• levee impacts;
  • flooding;
  • water-level changes;
  • stream gauge records;
  • floodplain conveyance;
  • change detection;
  • statistical methods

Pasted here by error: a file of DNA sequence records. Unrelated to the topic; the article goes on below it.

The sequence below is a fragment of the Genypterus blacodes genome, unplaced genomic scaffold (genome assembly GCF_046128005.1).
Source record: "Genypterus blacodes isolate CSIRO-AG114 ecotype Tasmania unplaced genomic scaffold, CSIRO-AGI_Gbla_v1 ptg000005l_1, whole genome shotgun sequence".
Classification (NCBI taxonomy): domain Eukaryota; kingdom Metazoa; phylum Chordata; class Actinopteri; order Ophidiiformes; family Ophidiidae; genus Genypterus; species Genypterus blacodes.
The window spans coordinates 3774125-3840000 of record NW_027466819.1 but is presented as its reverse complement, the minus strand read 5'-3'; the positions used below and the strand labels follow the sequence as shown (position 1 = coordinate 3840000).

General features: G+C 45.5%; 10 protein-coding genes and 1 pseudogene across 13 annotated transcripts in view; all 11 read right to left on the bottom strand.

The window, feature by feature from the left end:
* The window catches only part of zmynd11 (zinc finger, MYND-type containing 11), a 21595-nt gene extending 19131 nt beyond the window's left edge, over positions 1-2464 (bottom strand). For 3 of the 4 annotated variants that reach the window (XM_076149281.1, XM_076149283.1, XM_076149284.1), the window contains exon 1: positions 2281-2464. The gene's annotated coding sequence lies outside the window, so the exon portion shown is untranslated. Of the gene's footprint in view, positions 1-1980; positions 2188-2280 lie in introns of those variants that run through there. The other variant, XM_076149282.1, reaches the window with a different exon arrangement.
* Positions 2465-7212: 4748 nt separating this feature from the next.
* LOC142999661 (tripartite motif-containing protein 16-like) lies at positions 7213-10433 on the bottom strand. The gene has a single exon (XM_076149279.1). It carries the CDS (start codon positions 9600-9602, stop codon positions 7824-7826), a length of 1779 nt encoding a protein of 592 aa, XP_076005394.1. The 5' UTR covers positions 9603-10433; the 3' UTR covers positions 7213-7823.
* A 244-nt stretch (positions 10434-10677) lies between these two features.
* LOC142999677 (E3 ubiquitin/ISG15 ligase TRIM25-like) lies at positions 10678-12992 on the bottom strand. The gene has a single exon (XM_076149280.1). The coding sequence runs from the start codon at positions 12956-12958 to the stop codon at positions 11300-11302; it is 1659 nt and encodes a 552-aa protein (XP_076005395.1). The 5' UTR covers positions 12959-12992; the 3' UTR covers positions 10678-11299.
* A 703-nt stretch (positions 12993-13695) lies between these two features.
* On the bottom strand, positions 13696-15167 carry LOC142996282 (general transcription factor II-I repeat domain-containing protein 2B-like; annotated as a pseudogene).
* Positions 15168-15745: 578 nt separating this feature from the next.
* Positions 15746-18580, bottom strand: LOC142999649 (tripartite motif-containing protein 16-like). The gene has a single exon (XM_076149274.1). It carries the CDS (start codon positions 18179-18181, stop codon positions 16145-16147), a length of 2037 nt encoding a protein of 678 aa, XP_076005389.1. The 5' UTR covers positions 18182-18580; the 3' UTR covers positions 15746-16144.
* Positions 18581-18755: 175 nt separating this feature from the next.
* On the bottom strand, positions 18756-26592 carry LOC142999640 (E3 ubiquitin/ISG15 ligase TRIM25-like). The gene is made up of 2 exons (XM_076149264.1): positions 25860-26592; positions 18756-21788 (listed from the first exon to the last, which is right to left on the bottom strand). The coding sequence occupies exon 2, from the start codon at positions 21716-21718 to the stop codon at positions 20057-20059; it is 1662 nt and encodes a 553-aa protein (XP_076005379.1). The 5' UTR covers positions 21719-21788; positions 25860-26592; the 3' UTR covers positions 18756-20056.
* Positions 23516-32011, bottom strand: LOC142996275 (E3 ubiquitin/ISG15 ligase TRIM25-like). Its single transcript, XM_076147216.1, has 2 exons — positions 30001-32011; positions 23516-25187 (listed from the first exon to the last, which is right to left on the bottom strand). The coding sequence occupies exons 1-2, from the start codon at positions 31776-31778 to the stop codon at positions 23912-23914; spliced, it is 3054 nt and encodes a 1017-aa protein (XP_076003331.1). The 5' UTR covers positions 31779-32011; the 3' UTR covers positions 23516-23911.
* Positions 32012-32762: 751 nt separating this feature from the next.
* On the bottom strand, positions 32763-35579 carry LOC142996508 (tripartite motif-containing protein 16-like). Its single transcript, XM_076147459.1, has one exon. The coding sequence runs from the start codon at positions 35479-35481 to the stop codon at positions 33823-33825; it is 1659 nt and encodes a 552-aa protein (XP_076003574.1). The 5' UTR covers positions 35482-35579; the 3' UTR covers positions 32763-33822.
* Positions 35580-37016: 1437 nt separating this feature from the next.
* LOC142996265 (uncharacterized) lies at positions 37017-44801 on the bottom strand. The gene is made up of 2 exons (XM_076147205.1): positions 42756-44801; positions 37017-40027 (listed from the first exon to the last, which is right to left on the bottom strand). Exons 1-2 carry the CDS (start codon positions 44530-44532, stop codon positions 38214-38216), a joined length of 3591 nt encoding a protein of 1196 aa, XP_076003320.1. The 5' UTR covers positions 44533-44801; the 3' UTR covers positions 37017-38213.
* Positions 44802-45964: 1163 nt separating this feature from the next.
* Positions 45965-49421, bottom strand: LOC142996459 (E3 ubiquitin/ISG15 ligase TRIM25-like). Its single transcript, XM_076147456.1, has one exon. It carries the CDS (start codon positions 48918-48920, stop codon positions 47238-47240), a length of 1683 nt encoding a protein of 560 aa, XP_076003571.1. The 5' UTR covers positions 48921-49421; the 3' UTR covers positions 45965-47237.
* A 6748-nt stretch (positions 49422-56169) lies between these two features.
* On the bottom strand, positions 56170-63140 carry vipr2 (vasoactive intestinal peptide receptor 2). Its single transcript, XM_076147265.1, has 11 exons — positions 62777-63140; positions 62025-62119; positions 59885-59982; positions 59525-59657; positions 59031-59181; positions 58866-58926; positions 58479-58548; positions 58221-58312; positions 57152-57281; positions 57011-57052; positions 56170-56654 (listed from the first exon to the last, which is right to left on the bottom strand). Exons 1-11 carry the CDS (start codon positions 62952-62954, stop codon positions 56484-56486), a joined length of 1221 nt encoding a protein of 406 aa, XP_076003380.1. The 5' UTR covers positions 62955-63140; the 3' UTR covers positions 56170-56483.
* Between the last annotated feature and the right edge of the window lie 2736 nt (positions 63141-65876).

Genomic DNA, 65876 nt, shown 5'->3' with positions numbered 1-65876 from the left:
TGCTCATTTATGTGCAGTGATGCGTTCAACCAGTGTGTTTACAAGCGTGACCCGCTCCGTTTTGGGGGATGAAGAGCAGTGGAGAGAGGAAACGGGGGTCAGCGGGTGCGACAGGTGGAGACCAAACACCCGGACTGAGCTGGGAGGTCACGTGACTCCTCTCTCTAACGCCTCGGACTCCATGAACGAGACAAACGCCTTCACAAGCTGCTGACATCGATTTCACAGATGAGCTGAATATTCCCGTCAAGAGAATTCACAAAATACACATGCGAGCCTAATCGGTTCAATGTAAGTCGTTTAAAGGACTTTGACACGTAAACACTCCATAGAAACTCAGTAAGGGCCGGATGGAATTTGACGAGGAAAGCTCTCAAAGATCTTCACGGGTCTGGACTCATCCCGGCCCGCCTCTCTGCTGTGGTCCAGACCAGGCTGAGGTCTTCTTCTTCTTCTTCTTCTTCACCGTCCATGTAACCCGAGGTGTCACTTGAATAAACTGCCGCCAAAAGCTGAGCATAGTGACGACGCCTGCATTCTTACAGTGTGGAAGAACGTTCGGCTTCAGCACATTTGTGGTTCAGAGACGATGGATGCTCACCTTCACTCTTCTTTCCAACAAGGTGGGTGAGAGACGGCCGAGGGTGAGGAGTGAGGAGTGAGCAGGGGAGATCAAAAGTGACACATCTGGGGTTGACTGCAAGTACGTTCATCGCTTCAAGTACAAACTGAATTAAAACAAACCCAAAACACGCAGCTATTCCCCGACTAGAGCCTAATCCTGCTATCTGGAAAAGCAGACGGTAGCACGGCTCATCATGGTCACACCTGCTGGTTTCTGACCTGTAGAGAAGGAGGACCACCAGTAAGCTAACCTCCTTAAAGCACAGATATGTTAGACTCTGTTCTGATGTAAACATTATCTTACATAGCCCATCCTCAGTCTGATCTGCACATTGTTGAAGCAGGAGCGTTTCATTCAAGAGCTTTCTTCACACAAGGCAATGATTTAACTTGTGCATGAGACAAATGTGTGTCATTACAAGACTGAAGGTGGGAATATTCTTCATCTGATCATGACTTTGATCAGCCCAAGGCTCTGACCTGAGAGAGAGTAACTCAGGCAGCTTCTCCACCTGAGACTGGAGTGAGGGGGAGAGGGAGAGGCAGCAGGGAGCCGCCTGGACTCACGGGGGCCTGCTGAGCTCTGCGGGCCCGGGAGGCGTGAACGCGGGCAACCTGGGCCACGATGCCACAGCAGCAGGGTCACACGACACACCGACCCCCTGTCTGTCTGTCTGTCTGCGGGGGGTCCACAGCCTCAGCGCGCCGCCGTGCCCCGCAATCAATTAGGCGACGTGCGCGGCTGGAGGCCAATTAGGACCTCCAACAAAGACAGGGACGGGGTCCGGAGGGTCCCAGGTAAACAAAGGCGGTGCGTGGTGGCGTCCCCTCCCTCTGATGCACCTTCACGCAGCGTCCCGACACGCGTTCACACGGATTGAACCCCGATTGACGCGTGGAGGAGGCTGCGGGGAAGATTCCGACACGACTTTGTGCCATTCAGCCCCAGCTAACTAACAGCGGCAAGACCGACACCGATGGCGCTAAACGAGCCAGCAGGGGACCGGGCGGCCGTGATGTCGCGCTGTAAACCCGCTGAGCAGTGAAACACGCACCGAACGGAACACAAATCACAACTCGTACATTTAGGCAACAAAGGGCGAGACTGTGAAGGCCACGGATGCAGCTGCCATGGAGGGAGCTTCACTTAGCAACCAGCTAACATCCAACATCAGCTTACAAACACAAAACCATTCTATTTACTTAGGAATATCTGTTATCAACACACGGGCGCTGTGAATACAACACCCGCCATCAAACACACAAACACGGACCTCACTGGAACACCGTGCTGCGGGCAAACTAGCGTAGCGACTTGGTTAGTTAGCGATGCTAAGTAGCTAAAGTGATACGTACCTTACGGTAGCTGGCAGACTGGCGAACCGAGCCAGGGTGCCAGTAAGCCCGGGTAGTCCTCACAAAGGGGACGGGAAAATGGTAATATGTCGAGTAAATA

This study used stream gauge records to assess the impact of levees on flood levels, providing an empirical test of theoretical and model predictions of the effects on local flood response. Focusing upon a study area in Illinois and Iowa for which levee records were available, we identified 203 gauges with ≥ 50 years hydrological record, including 15 gauges where a levee was constructed during the period of record. At these sites, step-change analysis utilizing regression residuals tested levee-related stage changes and levels of significance and quantified the magnitudes of stage changes. Despite large differences in stream sizes, levee alignments, and degree of floodplain constriction, the post-levee rating-curve adjustments showed consistent signatures. For all the study sites, stages for below bankfull (non-flood) conditions were unaffected by levee construction. For above bankfull (flood) conditions, stages at sites downstream of their associated levees also were statistically indistinguishable before versus after levee construction. However, at all sites upstream of levees or within leveed reaches, stages increased for above bankfull conditions. These increases were abrupt, statistically significant, and generally large in magnitude – ranging up to 2.3 m (Wabash River at Mt. Carmel, IL). Stage increases began when discharge increased above bankfull flow and generally increased in magnitude with discharge until the associated levee(s) were overtopped. Detailed site assessments and supplementary data available from some sites helped document the dominant mechanisms by which levees can increase flood levels. Levee construction reduces the area of the floodplain open to storage of flood waters and reduces the width of the floodplain open to conveyance of flood flow. Floodplain conveyance often is underestimated or ignored, but Acoustic Doppler Current Profiler (ADCP) measurements analysed here confirm previous studies that up to 70% or more of the total discharge during large floods (~3% chance flood) can move over the floodplain. Upstream of levees and levee-related floodplain constriction, backwater effects reduce flow velocities relative to pre-levee conditions and, thus, increase stages for a given discharge. The empirical results here confirm a variety of theoretical predictions of levee effects but suggest that many one-dimensional model-based predictions of levee-related stage changes may underestimate actual levee impacts. Copyright © 2011 John Wiley & Sons, Ltd.